Intel has developed an 8-lane parallel-wavelength laser array to tackle the growing challenge of feeding data to integrated circuits (ICs).
Optical input-output (I/O) promises to solve the challenge of getting data into and out of high-end silicon devices.
These ICs include Ethernet switch chips and ‘XPUs’, shorthand for processors (CPUs), graphics processing units (GPUs) and data processor units (DPUs).
The laser array is Intel’s latest addition to its library of silicon photonics devices.
A key challenge facing high-end chip design is the looming ‘power wall’. The electrical I/O power consumption of advanced ICs is rising faster than the power the chip consumes processing data.
James Jaussi, senior principal engineer and director, PHY research lab at Intel Labs, says if this trend continues, all the chip’s power will be used for communications and none will be left for processing, what is known as the power wall.
One way to arrest this trend is to use optical rather than electrical I/O by placing chiplets around the device to send and receive data optically.
Uisng optical I/O simplifies the electrical I/O needed since the chip only sends data a short distance to the adjacent chiplets. Once in the optical domain, the chiplet can send data at terabit-per-second (Tbps) speeds over tens of meters.
However, packaging optics with a chip is a significant design challenge and changes how computing and switching systems are designed and operated.
Intel has been developing silicon photonics technology for two decades. The library of devices includes ring-resonators used for modulation and detection, photo-detectors, lasers, and semiconductor optical amplifiers.
Intel can integrate lasers and gain blocks given its manufacturing process allows for the bonding of III-V materials to a 300mm silicon wafer, what is known as heterogeneous integration.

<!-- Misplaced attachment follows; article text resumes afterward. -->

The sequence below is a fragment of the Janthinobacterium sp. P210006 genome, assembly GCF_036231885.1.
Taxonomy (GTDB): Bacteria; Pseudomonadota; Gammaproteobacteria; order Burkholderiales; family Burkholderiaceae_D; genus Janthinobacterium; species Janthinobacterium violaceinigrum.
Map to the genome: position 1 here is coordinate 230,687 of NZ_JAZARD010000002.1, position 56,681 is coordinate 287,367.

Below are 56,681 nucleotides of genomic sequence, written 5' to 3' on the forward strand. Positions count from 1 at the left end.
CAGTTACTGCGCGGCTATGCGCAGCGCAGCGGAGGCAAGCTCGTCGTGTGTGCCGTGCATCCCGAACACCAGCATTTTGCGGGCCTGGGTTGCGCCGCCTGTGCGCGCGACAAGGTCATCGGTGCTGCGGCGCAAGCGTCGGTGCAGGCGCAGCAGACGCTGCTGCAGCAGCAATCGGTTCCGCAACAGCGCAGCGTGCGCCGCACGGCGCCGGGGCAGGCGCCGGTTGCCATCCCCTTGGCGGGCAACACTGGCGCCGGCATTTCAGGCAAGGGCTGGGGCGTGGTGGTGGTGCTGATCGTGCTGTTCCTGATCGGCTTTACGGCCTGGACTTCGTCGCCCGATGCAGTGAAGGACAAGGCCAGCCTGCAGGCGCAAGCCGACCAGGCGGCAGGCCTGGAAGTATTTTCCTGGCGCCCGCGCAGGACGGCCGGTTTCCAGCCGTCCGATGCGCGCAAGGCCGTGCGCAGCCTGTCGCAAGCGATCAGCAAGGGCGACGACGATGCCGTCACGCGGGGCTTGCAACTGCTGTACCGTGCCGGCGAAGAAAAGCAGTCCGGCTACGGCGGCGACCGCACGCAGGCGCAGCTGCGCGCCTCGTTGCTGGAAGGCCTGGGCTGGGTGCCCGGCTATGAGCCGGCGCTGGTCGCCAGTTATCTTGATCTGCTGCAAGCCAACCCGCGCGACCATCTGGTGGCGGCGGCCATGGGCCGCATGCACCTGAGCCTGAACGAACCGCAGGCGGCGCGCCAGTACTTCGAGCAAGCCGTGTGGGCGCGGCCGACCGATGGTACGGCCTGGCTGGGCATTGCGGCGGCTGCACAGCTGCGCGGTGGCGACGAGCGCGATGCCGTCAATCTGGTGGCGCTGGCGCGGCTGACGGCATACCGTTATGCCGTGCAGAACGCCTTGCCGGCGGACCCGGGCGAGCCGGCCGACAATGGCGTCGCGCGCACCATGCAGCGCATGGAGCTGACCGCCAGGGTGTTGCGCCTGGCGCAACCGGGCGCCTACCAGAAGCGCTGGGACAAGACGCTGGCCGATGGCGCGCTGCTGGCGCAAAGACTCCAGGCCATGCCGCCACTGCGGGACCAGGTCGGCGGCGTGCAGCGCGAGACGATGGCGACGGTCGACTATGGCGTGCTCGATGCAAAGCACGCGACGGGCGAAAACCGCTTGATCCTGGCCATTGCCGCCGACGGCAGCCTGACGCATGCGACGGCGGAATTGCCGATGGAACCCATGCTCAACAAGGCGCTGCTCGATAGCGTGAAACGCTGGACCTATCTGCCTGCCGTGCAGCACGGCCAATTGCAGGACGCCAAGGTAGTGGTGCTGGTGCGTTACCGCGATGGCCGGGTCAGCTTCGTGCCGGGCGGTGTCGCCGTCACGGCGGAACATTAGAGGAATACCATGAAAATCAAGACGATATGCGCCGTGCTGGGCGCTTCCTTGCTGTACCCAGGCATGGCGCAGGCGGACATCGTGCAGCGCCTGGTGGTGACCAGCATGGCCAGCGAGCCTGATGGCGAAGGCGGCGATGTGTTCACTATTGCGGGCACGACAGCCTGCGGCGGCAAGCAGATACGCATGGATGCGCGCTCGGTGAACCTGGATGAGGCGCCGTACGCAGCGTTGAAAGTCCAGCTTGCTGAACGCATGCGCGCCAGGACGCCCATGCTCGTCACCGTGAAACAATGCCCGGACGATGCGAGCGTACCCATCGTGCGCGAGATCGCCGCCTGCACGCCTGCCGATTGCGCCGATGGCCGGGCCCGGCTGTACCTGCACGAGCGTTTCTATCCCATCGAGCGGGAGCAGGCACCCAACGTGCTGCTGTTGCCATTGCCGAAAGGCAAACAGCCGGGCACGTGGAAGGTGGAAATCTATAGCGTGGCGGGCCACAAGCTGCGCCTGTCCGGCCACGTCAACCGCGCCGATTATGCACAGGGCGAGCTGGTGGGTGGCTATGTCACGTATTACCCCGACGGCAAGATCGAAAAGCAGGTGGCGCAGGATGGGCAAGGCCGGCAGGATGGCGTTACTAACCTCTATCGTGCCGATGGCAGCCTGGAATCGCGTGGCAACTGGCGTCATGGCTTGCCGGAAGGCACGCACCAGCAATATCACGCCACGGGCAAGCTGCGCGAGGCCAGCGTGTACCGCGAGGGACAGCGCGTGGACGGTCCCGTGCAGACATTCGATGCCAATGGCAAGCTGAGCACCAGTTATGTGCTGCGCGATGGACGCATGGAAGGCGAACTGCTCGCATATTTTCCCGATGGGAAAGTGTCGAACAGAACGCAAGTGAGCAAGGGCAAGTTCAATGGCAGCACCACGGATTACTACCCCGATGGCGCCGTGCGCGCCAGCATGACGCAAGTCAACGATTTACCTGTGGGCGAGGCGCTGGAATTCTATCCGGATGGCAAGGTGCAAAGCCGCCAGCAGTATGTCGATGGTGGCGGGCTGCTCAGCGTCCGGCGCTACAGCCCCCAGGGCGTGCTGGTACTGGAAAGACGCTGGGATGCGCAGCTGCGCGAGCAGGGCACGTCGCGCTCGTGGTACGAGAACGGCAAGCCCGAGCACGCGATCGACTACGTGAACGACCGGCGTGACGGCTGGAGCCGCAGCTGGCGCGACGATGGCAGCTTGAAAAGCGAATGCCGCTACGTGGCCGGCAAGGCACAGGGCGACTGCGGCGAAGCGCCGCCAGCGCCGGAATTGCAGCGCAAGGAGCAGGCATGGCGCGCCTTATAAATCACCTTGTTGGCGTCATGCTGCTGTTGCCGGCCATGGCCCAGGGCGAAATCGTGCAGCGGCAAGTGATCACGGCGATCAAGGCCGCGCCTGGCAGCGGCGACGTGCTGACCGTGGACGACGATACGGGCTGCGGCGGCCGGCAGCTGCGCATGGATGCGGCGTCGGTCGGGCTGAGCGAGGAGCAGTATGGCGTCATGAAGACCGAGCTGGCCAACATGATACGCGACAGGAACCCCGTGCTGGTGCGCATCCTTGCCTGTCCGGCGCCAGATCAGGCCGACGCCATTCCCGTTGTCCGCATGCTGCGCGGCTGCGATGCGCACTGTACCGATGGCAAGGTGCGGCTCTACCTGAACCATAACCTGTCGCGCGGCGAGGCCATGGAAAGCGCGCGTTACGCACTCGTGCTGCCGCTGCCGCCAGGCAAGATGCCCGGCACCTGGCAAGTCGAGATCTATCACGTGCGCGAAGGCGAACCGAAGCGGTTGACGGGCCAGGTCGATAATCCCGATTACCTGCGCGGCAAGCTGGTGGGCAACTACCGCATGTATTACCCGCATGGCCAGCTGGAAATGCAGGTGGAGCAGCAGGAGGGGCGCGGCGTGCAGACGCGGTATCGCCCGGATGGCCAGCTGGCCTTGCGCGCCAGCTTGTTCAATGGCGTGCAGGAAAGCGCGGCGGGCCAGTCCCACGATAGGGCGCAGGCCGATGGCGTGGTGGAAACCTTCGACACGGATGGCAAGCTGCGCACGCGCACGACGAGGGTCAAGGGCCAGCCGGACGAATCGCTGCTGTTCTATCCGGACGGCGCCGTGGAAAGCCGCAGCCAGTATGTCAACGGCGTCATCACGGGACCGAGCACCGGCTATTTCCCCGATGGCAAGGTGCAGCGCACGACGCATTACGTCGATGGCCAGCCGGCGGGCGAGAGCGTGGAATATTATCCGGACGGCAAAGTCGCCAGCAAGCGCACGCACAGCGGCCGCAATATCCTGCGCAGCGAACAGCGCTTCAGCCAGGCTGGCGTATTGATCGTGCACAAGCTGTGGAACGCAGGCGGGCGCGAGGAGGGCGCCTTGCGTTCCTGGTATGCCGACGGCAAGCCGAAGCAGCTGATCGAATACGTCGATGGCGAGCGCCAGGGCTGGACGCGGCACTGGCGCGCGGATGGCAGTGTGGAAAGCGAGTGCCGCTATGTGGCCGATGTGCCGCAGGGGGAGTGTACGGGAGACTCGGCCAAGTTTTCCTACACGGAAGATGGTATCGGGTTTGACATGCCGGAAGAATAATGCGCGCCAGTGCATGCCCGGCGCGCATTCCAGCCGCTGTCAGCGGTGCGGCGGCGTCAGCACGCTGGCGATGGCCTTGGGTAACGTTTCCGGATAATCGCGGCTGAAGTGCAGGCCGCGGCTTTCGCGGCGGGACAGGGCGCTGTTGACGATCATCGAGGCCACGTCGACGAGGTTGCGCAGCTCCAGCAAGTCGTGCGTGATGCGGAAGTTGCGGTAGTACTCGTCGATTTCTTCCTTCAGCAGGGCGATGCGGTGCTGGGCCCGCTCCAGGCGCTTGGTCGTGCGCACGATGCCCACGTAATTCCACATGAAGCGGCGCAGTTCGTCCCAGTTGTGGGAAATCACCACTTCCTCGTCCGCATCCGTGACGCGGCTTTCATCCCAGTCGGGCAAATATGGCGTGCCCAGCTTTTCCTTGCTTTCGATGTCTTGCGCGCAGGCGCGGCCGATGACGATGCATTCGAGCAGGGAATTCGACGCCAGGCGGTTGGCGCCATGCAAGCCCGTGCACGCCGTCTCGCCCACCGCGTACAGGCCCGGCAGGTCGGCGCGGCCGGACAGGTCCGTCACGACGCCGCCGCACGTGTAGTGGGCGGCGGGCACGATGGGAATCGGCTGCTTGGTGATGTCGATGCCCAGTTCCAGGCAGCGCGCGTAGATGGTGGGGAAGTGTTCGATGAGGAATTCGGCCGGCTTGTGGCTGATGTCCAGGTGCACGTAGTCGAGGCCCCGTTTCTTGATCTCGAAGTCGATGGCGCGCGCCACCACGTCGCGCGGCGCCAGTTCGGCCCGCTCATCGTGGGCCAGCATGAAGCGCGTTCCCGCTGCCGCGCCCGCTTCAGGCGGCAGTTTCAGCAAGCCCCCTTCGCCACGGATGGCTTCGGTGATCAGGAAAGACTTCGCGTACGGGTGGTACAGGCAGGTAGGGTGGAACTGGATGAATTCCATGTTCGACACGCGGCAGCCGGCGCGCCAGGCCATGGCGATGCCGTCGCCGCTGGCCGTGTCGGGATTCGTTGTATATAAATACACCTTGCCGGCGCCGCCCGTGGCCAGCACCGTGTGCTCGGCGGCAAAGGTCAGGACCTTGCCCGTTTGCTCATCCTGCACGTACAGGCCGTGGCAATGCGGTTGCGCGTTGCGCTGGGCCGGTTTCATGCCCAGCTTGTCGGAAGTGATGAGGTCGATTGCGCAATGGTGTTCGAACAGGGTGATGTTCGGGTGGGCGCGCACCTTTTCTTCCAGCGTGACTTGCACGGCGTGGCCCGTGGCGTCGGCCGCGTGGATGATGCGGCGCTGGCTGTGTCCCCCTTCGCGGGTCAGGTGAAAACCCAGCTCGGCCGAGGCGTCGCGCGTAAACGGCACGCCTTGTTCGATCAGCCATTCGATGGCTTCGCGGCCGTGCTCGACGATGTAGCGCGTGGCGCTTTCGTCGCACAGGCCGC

The company has already shipped over 6 million silicon photonics-based optical modules – the 100-gigabit PSM-4 and 100-gigabit CWDM-4 – since 2016.
Now Intel Labs has demonstrated a laser array that integrates eight distributed feedback (DFB) lasers for wavelength-division multiplexing (WDM) transmissions. In addition, the laser array is compliant with the CW-WDM multi-source agreement.
“This is a much more difficult design,” says Haisheng Rong, senior principal engineer, photonics research at Intel Labs. “The challenge here is that you have a very small channel spacing of 200GHz.”
Each laser’s wavelength is defined by the structure of the silicon waveguide – less than 1 micron wide and tens of microns long – and the periodicity of a Bragg reflector grating.
The lasers in the array are almost identical, says Rong, their difference being defined by the Bragg grating’s period. There is a 0.2nm difference in the grating period of adjacent – 200GHz apart – lasers.
The resulting eight wavelengths have uniform separation. Intel says each wavelength is 200GHz apart with a tolerance of plus or minus 13GHz, while the lasers’ output power varies by plus or minus 0.25dB.
Such performance is well inside the CW-WDM MSA specifications that call for a plus or minus 50GHz tolerance for 200GHz channel spacings and plus or minus 1dB variability in output power.
Rong says that using a 200GHz channel enables a baud rate of 64 gigabaud (GBd) or 128GBd. In future, higher wavelength counts – 16- and 32-channel designs – will be possible, as specified by the CW-WDM MSA.
The laser array’s wavelengths vary with temperature and bias current. For example, the laser array operates at 80oC, but Intel says it can work at 100oC.
The working laser array is the work of Intel Labs, not Intel’s Silicon Photonics Products Division. Intel has yet to say when the laser array will be adopted in products.
But Intel says the technology will enable terabit-per-second (Tbps) transmissions over fibre and reach tens of meters. The laser array also promises 4x greater I/O density and energy efficiency of 0.25 picojoules-per-bit (pJ/b), two-thirds that of the PCI Express 6.0 standard.
Another benefit of optical I/O is low latency, under 10ns plus the signal’s time of flight, determined by the speed of light in the fibre and the fibre’s length.
An electrical IC is needed alongside the optical chiplet to drive the optics and control the ring-resonator modulators and lasers. The chip uses a 28nm CMOS process and Intel is investigating using a 22nm process.